Mayor announces Juneteenth as an official NYC holiday
Mayor Bill de Blasio announced Friday that Juneteenth will become an official New York City and New York City Public Schools holiday.
He says the city is engaging its municipal labor unions to implement the change next year across all public schools, uniformed agencies and city workers.
New York City is also encouraging public school teachers to honor Juneteenth in virtual classrooms.
Lesson plans, discussion guides, reading selections for different grade levels and activities will be provided to all teachers.
The mayor also announced the city’s Racial Justice and Reconciliation Commission. The city and commission will identify areas where discrimination continues to manifest.
This will include housing, criminal justice, environmental justice, education and place-based disparities, among others. The mayor says no major U.S. city or state has undergone a comprehensive truth and reconciliation process.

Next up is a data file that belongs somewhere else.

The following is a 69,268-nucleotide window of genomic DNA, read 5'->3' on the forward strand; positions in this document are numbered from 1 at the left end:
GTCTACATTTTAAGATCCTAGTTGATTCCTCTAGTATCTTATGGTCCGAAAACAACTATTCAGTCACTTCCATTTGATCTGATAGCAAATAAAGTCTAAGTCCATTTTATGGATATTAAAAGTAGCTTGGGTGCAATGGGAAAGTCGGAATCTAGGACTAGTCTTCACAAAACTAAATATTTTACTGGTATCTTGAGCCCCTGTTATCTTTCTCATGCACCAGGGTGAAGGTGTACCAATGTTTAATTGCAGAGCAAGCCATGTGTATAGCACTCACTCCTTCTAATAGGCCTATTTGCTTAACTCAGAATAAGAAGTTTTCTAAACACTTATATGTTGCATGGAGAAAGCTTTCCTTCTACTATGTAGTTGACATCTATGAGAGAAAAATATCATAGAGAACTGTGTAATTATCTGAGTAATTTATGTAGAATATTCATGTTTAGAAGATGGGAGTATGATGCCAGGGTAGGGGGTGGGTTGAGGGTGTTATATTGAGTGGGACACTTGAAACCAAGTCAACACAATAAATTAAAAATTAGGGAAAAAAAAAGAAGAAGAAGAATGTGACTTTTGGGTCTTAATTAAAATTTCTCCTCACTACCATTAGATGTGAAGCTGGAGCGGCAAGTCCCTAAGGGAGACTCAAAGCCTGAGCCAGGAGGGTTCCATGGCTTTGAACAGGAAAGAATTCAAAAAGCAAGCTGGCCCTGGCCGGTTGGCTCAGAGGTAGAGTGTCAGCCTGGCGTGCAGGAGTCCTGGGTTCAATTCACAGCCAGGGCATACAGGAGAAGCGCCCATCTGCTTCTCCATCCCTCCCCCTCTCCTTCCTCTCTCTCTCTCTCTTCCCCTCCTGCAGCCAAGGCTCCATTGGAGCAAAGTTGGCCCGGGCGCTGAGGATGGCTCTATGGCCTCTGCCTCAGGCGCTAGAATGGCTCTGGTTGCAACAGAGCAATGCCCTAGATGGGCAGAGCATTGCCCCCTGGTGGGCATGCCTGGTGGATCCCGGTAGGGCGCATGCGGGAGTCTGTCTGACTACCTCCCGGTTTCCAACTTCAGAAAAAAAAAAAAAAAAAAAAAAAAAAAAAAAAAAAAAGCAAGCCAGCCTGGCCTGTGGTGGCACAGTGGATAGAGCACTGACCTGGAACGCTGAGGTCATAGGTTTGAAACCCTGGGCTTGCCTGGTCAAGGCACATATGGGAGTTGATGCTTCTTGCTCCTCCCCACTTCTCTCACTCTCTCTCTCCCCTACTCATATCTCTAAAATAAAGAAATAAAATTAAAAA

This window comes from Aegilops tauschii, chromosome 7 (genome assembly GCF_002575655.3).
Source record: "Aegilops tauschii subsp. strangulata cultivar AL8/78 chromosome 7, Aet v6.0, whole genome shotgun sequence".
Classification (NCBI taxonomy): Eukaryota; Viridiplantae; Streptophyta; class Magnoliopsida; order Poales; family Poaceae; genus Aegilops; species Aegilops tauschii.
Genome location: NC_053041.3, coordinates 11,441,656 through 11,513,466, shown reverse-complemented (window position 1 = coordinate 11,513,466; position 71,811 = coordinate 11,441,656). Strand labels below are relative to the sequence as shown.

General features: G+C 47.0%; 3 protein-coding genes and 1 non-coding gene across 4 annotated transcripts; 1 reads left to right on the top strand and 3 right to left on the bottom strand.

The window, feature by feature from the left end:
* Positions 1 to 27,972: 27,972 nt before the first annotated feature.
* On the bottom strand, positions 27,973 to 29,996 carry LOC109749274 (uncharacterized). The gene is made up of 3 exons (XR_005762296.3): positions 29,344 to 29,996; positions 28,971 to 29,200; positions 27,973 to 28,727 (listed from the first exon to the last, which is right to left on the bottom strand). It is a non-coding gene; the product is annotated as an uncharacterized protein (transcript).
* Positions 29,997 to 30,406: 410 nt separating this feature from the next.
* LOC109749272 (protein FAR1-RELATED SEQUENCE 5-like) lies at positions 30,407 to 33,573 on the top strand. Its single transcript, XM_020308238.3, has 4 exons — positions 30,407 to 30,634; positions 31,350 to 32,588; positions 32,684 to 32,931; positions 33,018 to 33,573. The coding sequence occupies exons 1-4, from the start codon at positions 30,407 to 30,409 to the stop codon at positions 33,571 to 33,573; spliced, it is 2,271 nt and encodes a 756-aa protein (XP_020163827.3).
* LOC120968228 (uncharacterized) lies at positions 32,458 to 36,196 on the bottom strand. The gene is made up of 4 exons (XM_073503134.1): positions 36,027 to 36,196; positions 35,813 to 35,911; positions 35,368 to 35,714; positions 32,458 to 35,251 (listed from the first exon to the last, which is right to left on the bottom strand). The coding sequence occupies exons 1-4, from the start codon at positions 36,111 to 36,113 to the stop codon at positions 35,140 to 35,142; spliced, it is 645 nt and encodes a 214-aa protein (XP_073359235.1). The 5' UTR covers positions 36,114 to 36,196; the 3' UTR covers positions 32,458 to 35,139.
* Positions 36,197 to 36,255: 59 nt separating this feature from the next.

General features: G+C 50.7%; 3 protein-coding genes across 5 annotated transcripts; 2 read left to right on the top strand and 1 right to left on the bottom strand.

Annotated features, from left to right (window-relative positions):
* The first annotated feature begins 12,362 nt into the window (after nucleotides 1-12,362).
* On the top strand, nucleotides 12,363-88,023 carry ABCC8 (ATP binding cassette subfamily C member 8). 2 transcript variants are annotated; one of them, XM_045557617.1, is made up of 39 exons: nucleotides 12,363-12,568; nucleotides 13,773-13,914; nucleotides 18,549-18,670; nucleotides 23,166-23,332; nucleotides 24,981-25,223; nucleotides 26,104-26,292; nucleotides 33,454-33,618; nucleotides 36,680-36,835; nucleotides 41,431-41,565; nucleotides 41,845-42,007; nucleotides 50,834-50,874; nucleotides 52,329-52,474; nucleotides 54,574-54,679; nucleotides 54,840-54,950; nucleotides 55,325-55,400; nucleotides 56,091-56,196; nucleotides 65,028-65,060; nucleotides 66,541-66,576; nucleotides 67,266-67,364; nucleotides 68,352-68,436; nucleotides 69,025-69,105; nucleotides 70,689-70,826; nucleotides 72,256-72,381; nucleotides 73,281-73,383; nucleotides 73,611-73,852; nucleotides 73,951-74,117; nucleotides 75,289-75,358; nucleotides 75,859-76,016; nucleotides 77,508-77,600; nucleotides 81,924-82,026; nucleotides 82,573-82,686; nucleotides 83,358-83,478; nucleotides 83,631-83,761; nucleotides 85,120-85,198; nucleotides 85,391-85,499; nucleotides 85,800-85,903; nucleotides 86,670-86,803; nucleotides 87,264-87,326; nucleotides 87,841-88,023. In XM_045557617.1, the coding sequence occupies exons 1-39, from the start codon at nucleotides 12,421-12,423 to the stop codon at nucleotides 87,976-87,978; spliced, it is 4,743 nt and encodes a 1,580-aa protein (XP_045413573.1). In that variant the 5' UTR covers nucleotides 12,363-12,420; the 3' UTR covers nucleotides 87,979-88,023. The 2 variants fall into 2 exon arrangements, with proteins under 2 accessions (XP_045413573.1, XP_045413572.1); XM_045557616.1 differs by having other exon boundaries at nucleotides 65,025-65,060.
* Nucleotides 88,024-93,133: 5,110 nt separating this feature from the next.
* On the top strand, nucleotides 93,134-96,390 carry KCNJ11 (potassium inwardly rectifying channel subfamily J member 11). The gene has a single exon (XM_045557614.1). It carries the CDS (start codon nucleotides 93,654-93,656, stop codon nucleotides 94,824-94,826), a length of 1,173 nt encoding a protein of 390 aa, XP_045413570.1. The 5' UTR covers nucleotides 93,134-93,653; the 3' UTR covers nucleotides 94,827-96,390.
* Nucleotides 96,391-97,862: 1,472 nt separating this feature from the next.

The city will establish a definitive historical record of racial discrimination in New York City. The commission will provide New Yonkers with a platform to give voice to their experiences, promote social learning, collective introspection and policy action.
In addition to the Racial Justice and Reconciliation Commission, five Black Lives Matter street murals have been painted across the city. The locations include Centre Street in Manhattan, Richmond Terrace in Staten Island, Joralemon Street in Brooklyn, 153rd Street in Queens and Morris Avenue in the Bronx.